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Obstructive sleep apnoea affects morning spatial navigational memory processing in asymptomatic older individuals

Presented by
Dr Andrew Varga, Icahn School of Medicine at Mount Sinai, USA
ATS 2019
A new study led by Dr Andrew Varga (Icahn School of Medicine at Mount Sinai, USA) showed that mild obstructive sleep apnoea (OSA) in cognitively normal older adults is associated with significantly atypical morning spatial navigation performance—an early symptom of Alzheimer disease [1].

Sleep is thought to be critical for processing spatial memories, and spatial disorientation is one of the earliest hallmarks of cognitive dysfunction in Alzheimer disease. The investigators in this study wondered whether sleep disruption from OSA would negatively impact the processing of spatial navigational information in older asymptomatic individuals.

To this end, Dr Varga and colleagues recruited 42 cognitively normal older individuals (aged 66.5 ± 8 years) and had them explore a 3D computer generated spatial maze for 5 minutes, in addition to 3 timed trials (capped at 10 minutes each) to reach a target in the maze before and after polysomnographically recorded sleep. Subjects also completed a 20-minute psychomotor vigilance test (PVT) in the morning. Maze and PVT performance among 30 individuals without OSA (apnoea-hypopnoea index [AHI] 4% <5/hour) were compared with 12 individuals with OSA (AHI 4% ≥5/hour).

Median AHI 4% was 0.5/hour in subjects without OSA and 10.7/hour in subjects with OSA. N1 sleep was significantly increased in subjects with OSA (25.4% ± 4% in OSA vs 16.1% ± 1.5% in non-OSA, P=0.004) and N2 sleep was significantly decreased in subjects with OSA (41.5% ± 3% in OSA vs 48.4% ± 2% in non-OSA, P=0.034). No significant differences in N3 or REM sleep were observed. There were no significant differences in pre-sleep maze completion time, whereas post-sleep maze performance was significantly different between groups. Subjects without OSA continued to improve maze completion time on average across the 3 morning trials whereas subjects with OSA performed best on the first morning trial and performed worse on average with each subsequent trial (significant interaction between OSA group and morning trial number, P=0.016). There were no significant differences in mean reaction time (263 ms [IQR 233 ms-275 ms] in OSA vs 277 ms [IQR 251 ms-338 ms] in non-OSA, P=0.14) or number of lapses (2.5 lapses [IQR 0-4.5 lapses] in OSA vs 3 lapses [IQR 1-9.5 lapses] in non-OSA, P=0.3) on morning PVT.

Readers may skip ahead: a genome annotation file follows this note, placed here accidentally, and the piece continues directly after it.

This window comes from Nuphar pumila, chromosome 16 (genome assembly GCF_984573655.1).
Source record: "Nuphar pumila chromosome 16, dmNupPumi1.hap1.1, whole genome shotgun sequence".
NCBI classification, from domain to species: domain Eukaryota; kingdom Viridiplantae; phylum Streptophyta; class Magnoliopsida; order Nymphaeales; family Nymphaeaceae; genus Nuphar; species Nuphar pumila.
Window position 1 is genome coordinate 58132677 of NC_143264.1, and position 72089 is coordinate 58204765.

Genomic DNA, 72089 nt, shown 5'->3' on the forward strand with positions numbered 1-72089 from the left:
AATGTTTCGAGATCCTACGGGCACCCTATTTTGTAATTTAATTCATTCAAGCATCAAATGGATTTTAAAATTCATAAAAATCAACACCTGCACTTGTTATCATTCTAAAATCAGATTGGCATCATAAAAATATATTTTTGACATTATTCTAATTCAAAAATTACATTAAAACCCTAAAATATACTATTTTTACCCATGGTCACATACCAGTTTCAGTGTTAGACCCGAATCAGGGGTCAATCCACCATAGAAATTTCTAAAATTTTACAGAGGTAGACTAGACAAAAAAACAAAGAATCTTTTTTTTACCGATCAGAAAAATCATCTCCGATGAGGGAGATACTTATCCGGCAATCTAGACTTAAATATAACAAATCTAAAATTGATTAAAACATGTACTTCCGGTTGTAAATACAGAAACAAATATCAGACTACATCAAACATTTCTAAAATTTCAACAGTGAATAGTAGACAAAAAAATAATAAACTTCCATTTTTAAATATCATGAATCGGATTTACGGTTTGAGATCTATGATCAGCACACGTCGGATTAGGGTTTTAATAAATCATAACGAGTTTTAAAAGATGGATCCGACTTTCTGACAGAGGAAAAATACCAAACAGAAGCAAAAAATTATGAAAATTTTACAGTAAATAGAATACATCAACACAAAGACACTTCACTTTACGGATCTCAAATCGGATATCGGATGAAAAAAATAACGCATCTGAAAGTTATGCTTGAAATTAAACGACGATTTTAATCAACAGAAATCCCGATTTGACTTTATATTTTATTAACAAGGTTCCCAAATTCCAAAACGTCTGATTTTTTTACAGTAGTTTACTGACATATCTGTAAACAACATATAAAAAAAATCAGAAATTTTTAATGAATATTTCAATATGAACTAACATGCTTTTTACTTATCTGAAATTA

The take-home message of the study was that cognitively normal older adults with mild OSA on average showed no deficits in morning vigilance, but nonetheless demonstrated significantly aberrant morning spatial navigation performance compared with individuals without OSA after equivalent spatial navigation encoding in the evening.

Dr Varga: “[The patient population] was a group of older people, average age was around 68 years old. One of the really interesting things is that these were people that were recruited from the community and did not intrinsically have any sleep complaints. So, they were not necessarily complaining that they had snoring or any other breathing issues with sleep apnoea. They were not complaining of any cognitive complaints, were not complaining of any sleepiness. We showed that, when we recruited this population, sleep apnoea is enormously prevalent, and when we kind of pushed the system and really tested them on this ability to remember space and spatial navigation, there was a deficit—even though they did not have any other issues.”

    1.  Varga AW, et al. A7263, ATS 2019, 17-22 May, Dallas, USA.

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